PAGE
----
Hospital Disaster Plans Must Indude a Strong Mental Health Component. (Lessons from Sept. 11)

By Moon, Mary Ann | Clinical Psychiatry News, June 2003 | Go to article overview
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Hospital Disaster Plans Must Indude a Strong Mental Health Component. (Lessons from Sept. 11)

Moon, Mary Ann, Clinical Psychiatry News

On the morning of Sept. 11, 2001, Dr. Fuad Issa strolled through his neighborhood in the Virginia suburbs of Washington, D.C., with his wife. Their placid mood was shattered when they returned home to find a frantic message on the answering machine about the terrorist attack that had just struck the Pentagon.

Dr. Issa, medical director of psychiatric and addiction services at the Virginia Hospital Center, Arlington, immediately called the head nurse on his unit to say he was on his way in and asked her to get a copy of the hospital's disaster plan for him.

He soon confronted a big shock: The disaster plan of Virginia Hospital Center-the designated receiving hospital for Pentagon medical emergencies-had no protocol for handling the severe psychological stress of disaster victims, coworkers, family members, rescue personnel, or hospital staff.

Dr. Issa also was surprised to learn that no other facility in the region had a disaster plan that adequately addressed mental health issues.

"Even the person I talked to at St. Vincent s Hospital in New York told me their disaster protocol was the same as everyone else's. It had no provisions for psychiatric care," Dr. Issa said in an interview with CLINICAL PSYCHIATRY] NEWS.

So Dr. Issa and several colleagues made sure that their hospital's revised disaster plan addressed mental health care. "It serves not only patients and their families, but health care providers in the hospital," he said.

On Sept. 11, Dr. Issa was joined at the hospital by the head nurse, a clinical nurse specialist, and two fellow psychiatrists. One of these physicians had been an Army doctor for 8 years, and Dr. Issa had been a medical officer in the army of his own country; Syria, for 3 years before moving to the United States. Both would draw on their experience with military medicine-specifically, treating large-scale trauma-in the days to come.

As wounded workers began arriving, the five members of this ad-hoc psychiatric team identified themselves to the hospital's command center and arranged to see every victim who entered the facility; They set up a treatment site at the opposite end of the hospital from the emergency room, so that the patients, family members, rescue workers, and government personnel who gathered there wouldn't crowd the emergency room.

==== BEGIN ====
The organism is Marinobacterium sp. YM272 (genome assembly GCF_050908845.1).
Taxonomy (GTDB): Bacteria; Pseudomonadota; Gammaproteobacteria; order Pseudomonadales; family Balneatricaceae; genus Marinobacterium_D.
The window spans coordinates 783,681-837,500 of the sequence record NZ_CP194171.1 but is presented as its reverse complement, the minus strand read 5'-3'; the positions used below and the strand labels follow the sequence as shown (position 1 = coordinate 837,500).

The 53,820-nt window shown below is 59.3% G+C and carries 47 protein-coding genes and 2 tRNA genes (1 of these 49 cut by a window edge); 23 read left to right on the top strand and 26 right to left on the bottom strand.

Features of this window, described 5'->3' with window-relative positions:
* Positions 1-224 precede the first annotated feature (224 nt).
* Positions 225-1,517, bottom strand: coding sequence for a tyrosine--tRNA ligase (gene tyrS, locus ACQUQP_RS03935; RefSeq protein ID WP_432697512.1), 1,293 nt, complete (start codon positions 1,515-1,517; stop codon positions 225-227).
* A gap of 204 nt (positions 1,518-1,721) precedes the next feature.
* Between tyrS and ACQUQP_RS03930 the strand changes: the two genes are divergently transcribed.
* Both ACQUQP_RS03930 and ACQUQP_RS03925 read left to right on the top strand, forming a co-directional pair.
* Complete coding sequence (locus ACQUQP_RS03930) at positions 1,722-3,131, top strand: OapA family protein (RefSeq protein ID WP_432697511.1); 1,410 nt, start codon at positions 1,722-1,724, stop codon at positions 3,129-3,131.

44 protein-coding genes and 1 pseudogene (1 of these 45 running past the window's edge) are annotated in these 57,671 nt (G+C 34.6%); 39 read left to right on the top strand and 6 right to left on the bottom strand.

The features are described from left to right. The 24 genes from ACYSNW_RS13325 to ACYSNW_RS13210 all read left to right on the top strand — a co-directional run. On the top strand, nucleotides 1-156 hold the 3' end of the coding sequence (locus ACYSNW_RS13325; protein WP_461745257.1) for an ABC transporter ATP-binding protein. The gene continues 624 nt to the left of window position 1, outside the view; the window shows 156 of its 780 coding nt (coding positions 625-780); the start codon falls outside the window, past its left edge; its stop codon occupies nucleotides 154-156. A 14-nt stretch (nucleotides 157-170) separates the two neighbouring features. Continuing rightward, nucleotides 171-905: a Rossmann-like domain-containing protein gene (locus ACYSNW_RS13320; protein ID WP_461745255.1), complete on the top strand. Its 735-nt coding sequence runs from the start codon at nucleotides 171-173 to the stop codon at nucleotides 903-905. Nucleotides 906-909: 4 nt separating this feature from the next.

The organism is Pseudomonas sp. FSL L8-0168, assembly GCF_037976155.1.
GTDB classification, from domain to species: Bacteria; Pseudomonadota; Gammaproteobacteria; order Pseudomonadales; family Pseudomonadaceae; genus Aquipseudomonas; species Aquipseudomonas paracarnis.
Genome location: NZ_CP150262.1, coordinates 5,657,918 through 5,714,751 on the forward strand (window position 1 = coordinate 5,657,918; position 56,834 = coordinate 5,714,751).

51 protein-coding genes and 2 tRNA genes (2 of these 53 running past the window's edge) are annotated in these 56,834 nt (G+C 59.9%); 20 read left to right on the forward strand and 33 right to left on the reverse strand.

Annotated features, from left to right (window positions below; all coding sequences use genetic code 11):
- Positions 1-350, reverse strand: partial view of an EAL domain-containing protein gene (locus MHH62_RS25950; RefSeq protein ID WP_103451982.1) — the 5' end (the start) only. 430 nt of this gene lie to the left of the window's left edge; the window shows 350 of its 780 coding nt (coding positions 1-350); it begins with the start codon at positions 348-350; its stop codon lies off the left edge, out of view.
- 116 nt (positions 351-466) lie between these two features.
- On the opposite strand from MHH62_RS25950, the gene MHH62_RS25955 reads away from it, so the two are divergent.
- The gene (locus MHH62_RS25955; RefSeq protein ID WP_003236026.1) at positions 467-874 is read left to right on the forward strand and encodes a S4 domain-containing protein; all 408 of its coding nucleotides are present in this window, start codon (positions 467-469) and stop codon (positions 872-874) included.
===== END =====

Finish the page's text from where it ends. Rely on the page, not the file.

Every patient with minor injuries was directed to the team for a brief psychological intervention, a standard postdisaster "debriefing" session, before discharge. More seriously injured patients who were admitted to the hospital were seen for a similar intervention at their bedsides. ER staffers also were told to call on this team if they encountered a psychiatric emergency among the terrorists' victims. They made only one such call on Sept. 11. In fact, Dr. Issa thinks the hospital's ER treated only 44 patients.

The psychiatric team was indebted to several workers from CrisisLink, a local telephone crisis intervention service, who had a longstanding relationship with the Virginia Hospital Center and 'just showed up to help," he said. Those workers manned a bank of phones.

More help arrived from the Pentagon- representatives of the Marines, Army; Air Force, and Navy-who set up communication links to the crash site and relayed information to relatives and friends.

In the days right after the attack, the psychiatric team followed up on all the patients they had seen on Sept.

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Hospital Disaster Plans Must Indude a Strong Mental Health Component. (Lessons from Sept. 11)


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